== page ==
Withanolide D Exhibits Similar Cytostatic Effect in Drug-Resistant and Drug-Sensitive Multiple Myeloma Cells
AffiliationUniv Arizona, Coll Agr & Life Sci
MetadataShow full item record
PublisherFRONTIERS MEDIA SA
CitationWithanolide D Exhibits Similar Cytostatic Effect in Drug-Resistant and Drug-Sensitive Multiple Myeloma Cells 2017, 8 Frontiers in Pharmacology
JournalFrontiers in Pharmacology
Rights© 2017 Issa, Wijeratne, Gunatilaka and Cuendet. This is an open-access article distributed under the terms of the Creative Commons Attribution License (CC BY).
Collection InformationThis item from the UA Faculty Publications collection is made available by the University of Arizona with support from the University of Arizona Libraries. If you have questions, please contact us at email@example.com.
AbstractIn spite of recent therapeutic advances, multiple myeloma (MM) remains a malignancy with very low curability. This has been partly attributed to the existence of a drug-resistant subpopulation known as cancer stem cells (CSCs). MM-CSCs are equipped with the necessary tools that render them highly resistant to virtually all conventional therapies. In this study, the growth inhibitory effects of withanolide D (WND), a steroidal lactone isolated from Withania somnifera, on drug-sensitive tumoral plasma cells and drug-resistant MM cells have been investigated. In MTT/XTT assays, WND exhibited similar cytostatic effects between drug-resistant and drug-sensitive cell lines in the nM range. WND also induced cell death and apoptosis in MM-CSCs and RPMI 8226 cells, as examined by the calcein/ethidium homodimer and annexin V/propidium iodide stainings, respectively. To determine whether P-glycoprotein (P-gp) efflux affected the cytostatic activity of WND, P-gp was inhibited with verapamil and results indicated that the WND cytostatic effect in MM-CSCs was independent of P-gp efflux. Furthermore, WND did not increase the accumulation of the fluorescent P-gp substrate rhodamine 123 in MM-CSCs, suggesting that WND may not inhibit P-gp at the tested relevant doses. Therefore, the WND-induced cytostatic effect may be independent of P-gp efflux. These findings warrant further investigation of WND in MM-CSC animal models.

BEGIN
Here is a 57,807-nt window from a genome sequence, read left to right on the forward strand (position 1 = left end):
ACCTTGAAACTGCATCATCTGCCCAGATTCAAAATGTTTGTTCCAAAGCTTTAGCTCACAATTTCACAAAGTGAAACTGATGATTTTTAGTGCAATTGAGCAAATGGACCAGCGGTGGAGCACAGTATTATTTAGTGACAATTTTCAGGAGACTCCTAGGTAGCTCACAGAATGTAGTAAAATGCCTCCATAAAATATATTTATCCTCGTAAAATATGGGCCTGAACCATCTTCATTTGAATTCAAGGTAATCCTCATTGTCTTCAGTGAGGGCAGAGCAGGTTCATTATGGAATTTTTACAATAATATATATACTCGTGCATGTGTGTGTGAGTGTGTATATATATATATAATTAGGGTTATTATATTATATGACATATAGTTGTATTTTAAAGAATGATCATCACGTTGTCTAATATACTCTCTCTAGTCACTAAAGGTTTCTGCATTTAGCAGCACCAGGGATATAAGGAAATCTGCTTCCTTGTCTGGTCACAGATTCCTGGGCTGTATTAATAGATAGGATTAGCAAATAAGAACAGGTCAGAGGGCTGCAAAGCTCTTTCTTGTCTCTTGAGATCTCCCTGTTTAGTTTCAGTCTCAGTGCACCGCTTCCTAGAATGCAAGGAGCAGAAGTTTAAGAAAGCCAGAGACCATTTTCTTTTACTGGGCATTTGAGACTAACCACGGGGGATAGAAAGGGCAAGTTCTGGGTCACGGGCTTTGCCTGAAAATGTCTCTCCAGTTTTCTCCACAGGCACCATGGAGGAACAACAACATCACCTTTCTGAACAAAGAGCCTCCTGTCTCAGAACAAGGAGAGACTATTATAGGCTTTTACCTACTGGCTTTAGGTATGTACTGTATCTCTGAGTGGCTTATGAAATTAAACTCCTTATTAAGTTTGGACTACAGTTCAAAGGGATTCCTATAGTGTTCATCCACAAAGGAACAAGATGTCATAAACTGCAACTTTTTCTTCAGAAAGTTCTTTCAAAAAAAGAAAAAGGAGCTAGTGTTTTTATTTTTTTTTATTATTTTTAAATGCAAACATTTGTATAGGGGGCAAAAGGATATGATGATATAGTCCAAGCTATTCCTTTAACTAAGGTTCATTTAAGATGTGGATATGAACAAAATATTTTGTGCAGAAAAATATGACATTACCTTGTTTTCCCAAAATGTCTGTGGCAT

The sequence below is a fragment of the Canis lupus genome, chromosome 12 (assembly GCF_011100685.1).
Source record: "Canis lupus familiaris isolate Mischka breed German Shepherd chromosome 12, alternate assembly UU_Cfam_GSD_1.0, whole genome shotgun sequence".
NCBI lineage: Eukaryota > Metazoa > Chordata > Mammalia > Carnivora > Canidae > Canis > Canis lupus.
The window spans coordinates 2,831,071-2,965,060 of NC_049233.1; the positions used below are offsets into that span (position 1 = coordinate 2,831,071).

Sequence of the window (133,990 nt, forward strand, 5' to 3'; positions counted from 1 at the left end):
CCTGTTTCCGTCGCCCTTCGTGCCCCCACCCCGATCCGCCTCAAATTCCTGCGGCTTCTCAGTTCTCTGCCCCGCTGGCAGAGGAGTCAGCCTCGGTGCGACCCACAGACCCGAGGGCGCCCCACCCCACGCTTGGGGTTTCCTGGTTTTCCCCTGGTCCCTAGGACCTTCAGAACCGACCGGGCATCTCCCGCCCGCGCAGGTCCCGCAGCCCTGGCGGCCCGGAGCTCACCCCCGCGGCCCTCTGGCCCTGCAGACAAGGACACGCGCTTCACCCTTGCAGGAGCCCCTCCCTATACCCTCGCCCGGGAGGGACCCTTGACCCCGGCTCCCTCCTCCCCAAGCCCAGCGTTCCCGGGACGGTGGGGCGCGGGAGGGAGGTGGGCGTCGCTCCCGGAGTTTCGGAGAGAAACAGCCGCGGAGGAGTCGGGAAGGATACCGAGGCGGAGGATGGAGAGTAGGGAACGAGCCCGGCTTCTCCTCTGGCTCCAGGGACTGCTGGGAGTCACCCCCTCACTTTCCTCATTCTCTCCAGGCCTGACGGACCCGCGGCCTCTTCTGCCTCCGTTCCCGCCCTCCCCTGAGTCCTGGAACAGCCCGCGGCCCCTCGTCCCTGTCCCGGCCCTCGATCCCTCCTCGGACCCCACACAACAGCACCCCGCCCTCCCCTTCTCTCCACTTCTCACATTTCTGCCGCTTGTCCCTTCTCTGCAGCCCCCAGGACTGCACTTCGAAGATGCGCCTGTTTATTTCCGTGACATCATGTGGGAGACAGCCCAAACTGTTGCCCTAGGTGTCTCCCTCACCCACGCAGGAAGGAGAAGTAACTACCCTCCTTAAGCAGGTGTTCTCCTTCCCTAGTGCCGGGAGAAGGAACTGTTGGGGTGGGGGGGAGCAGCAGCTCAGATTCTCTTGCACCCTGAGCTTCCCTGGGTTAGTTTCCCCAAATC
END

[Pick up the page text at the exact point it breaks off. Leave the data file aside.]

VersionFinal published version
SponsorsArizona Biomedical Research Commission [ABRC-0804, ADHS16-162515]; School of Natural Resources and the Environment